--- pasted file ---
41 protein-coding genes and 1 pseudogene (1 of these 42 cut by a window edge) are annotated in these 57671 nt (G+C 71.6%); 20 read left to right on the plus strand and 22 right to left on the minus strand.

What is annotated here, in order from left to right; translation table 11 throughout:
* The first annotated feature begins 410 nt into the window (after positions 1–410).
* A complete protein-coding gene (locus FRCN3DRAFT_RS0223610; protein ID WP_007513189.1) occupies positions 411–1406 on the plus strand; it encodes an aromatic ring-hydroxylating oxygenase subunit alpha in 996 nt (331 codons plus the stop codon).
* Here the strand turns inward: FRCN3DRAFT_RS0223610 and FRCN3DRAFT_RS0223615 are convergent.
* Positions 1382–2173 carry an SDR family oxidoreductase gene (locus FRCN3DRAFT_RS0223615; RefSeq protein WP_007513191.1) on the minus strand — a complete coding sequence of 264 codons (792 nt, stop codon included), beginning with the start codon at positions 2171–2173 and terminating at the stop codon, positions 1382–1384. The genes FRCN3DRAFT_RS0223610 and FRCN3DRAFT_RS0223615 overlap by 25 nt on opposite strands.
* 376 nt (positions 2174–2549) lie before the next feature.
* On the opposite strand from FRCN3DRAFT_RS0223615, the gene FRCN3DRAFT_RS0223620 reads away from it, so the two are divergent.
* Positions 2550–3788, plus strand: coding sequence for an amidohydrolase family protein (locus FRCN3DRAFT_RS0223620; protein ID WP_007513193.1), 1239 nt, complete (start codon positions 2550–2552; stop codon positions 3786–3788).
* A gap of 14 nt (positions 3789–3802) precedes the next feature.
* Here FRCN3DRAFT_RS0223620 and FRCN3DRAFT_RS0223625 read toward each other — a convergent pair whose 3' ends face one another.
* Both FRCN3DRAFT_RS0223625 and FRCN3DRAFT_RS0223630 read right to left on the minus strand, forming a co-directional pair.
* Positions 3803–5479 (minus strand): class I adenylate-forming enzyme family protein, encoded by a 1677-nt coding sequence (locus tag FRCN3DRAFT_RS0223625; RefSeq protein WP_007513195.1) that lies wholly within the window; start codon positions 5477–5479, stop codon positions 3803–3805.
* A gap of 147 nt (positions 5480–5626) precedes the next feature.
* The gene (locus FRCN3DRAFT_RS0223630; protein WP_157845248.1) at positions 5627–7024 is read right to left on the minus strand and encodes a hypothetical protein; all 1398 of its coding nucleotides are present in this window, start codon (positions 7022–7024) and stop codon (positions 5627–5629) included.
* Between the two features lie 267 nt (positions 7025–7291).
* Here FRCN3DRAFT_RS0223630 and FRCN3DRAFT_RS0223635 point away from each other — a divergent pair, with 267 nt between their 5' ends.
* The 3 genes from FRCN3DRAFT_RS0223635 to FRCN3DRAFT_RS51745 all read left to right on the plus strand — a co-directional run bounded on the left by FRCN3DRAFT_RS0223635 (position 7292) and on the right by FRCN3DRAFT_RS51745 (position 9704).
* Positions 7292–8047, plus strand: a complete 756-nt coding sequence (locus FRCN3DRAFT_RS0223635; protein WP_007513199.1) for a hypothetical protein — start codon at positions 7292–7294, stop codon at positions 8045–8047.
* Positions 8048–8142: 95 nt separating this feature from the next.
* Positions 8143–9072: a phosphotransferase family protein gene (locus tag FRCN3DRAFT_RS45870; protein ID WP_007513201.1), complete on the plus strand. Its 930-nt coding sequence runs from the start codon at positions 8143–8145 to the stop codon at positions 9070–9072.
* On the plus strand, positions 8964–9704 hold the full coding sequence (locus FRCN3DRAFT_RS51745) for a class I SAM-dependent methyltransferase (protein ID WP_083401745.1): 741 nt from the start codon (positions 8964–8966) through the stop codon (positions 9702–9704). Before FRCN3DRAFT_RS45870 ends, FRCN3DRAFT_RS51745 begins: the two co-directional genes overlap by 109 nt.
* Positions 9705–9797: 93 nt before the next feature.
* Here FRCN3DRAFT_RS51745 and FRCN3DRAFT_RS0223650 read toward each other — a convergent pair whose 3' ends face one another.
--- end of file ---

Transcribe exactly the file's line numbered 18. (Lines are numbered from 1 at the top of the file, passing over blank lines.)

* The 3 genes from FRCN3DRAFT_RS0223635 to FRCN3DRAFT_RS51745 all read left to right on the plus strand — a co-directional run bounded on the left by FRCN3DRAFT_RS0223635 (position 7292) and on the right by FRCN3DRAFT_RS51745 (position 9704).